As the latest round of international climate change talks kicks off in Madrid this week, environmental campaigners have called on polluting countries – and that includes Australia – to increase their action, or be forced to pay for the costs of climate change on poorer countries.
The Madrid talks, it is hoped, will finalise the rules that will guide the operation of the Paris Agreement, and will be used as a platform to encourage countries to boost their emissions reduction targets. Major polluting nations are also already facing calls to agree to a ‘loss and damage’ mechanism to compensate poorer countries for the impacts of climate change.
In a briefing paper released ahead of the talks, Oxfam Australia has argued that countries like Australia have a responsibility to act on climate change, and should be made to cover the costs of climate change, which is set to disproportionately impact on small island developing states, many of which are located within the Pacific region.
Oxfam says Australia, as a large user and global supplier of fossil fuels, has an obligation to act on climate change as a measure to reduce the predicted devastating impacts on countries in the Pacific region that made negligible contributions to global emissions, pointing to the fact that seven of the ten most vulnerable countries to the impacts of climate change are located in the Pacific region.
“Our governments are fuelling a crisis that is driving millions of women, men and children from their homes and the poorest people in the poorest countries are paying the heaviest price. Governments can and must make Madrid matter,” says acting executive director of Oxfam International Chema Vera.
“They must commit to faster, deeper emissions cuts and establish a new ‘Loss and Damage’ fund to help poor communities recover from climate disasters.”
Oxfam estimates that the costs of climate change have increased substantially over the last five decades, with costs, and the displacement of populations, set to grow further as the impacts of climate change are amplified by increasing global greenhouse gas emissions.
The organisation says that as many as 95 per cent of all forced relocations and displaced peoples in small-island states over the last decade were caused by tropical cyclones and storms. The impact of such storms is being amplified by climate change, as warming oceans drive more destructive conditions.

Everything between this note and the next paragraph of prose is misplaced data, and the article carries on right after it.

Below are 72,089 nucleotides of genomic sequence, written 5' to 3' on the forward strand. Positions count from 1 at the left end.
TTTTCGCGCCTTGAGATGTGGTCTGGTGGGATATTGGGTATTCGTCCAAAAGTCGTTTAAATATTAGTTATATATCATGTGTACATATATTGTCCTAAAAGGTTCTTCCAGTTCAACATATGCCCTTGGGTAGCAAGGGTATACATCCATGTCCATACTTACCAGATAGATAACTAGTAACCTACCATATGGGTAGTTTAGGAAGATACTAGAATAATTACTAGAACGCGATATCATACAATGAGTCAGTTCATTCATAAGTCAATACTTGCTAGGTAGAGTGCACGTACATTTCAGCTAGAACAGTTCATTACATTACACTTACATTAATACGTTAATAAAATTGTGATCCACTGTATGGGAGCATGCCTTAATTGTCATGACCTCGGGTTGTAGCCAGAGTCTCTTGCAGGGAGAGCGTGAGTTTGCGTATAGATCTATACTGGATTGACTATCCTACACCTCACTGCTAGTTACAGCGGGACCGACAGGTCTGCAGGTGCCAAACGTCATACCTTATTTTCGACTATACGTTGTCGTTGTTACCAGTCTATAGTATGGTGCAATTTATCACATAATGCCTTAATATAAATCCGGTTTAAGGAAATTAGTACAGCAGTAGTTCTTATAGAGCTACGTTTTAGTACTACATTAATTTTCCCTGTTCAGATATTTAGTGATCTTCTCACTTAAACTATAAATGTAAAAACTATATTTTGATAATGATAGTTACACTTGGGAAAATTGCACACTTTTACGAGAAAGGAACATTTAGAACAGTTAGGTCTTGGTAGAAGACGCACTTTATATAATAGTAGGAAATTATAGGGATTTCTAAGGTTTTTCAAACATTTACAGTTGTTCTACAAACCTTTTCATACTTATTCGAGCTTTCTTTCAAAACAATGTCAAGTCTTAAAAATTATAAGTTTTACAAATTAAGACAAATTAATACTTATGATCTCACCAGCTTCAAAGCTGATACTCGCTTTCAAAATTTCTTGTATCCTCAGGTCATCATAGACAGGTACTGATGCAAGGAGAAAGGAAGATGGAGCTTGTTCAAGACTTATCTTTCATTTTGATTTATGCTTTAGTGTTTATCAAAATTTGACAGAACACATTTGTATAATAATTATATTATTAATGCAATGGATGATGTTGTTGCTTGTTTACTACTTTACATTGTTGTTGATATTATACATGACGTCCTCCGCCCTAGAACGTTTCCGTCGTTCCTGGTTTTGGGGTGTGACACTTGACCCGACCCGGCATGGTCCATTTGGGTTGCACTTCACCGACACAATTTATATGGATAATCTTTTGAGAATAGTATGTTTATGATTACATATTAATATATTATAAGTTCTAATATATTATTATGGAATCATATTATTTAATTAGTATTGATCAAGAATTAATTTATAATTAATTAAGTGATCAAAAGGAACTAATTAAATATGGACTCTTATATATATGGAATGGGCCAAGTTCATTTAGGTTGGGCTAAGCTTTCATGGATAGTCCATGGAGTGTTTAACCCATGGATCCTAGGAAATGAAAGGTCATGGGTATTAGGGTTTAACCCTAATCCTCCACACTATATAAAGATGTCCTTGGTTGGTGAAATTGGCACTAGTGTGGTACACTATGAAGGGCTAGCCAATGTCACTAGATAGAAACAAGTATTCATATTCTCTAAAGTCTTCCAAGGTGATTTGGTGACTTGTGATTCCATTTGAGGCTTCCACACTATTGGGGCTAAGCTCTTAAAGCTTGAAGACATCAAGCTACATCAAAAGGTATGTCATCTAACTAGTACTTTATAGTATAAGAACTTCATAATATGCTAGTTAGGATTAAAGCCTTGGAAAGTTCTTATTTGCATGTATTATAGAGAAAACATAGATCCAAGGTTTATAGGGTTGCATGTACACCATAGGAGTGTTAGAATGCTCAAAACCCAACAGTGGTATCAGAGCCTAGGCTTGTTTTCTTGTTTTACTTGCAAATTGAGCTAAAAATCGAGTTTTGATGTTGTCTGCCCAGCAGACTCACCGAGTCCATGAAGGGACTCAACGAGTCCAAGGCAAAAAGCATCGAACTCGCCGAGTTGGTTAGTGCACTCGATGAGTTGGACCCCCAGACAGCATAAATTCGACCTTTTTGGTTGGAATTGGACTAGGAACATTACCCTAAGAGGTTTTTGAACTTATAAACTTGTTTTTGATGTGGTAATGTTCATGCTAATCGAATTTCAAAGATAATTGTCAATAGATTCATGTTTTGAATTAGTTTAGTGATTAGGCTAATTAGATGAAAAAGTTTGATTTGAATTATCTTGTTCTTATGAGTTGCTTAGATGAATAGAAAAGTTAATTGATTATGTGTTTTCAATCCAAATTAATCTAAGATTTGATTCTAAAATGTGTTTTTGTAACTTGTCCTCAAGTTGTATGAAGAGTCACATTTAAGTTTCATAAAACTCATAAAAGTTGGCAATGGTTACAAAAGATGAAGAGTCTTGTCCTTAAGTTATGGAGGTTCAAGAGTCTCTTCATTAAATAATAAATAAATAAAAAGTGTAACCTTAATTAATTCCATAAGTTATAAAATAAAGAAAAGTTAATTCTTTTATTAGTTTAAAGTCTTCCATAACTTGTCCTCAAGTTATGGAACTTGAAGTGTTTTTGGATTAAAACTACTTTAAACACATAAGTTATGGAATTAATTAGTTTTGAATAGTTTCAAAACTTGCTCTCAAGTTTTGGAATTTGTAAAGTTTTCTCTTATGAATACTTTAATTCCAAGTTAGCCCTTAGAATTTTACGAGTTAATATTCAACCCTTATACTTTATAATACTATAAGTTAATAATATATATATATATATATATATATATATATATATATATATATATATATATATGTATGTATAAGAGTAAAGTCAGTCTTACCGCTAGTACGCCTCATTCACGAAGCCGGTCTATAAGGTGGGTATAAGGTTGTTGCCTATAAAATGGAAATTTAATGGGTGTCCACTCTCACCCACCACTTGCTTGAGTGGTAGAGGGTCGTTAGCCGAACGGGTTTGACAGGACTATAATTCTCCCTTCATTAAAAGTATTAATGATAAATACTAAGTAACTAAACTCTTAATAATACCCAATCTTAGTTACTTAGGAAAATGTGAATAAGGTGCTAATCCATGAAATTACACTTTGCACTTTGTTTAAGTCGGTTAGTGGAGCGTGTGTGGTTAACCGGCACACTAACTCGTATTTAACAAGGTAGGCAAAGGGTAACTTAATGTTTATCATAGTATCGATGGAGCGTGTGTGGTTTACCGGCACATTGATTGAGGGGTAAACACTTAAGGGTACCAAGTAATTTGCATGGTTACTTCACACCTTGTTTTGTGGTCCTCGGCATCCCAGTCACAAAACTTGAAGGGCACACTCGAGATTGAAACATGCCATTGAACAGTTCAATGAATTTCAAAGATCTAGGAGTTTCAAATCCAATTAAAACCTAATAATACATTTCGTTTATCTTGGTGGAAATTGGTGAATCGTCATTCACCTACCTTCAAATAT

Oxfam finds that on average, the costs of extreme weather events represent approximately 2 per cent of national income. However, this figure is substantially higher for developing small island states, where the costs can be as high as 20 per cent of national income, as was the case for Fiji when it was impacted by Cyclone Winston in 2016.
Many island nations across the Pacific region face an existential threat from climate change. Large parts of countries like Kiribati, Tuvalu and the Marshall Islands reside just a few metres above sea-level, and with climate change accelerating sea-level rise at a rate much faster than historical levels, these countries are coming
The negotiations will also consider the introduction of a proposed ‘loss and damage’ mechanism, that would see high polluting countries compensate other countries and communities that have been impacted by climate change.
This would potentially include compensation for communities displaced as a result of severe weather events, including unprecedented bushfires that have impacted large parts of Australia in the lead up to this year’s summer.
“The current bushfires in Australia have shown that nobody is immune to the impacts of the climate crisis,” Bradshaw said. “Our research reaffirms that communities in the Pacific face particularly severe impacts from global heating, including being forced from their homes by extreme weather disasters.
“The Australian Government needs to move beyond coal and back the Pacific Islands and other vulnerable nations in their calls for a new loss and damage finance facility under the Paris Agreement. It’s only fair that we add our support to this, as well as further cutting our emissions, considering our much greater responsibility for the crisis.”
But a ‘loss and damage’ mechanism is unlikely to win support from countries like Australia. At an earlier round of talks, Australian negotiators questioned the strengths of the links between extreme weather events and climate change, expressing doubt over the potential responsibility of developed nations.
Australia strongly opposed the adoption of any language that acknowledged its disproportionate contribution to global emissions, and any suggestions of its particular responsibilities to act on climate change, at the Pacific Islands Forum held earlier in the year.
Federal minister for energy and emissions reduction Angus Taylor is due to attend the talks as part of Australia’s delegation.
The trip to Madrid may provide Taylor some respite, after last week’s parliamentary sitting was focused on a formal police investigation launched into circumstances of falsified travel information on City of Sydney travel expenses.
However, a request from Taylor to be granted a parliamentary voting “pair” by the Labor opposition was denied, preventing Taylor from being able to head to talks in Paris hosted by the International Energy Agency, and avoid further scrutiny during this final week of parliamentary sitting.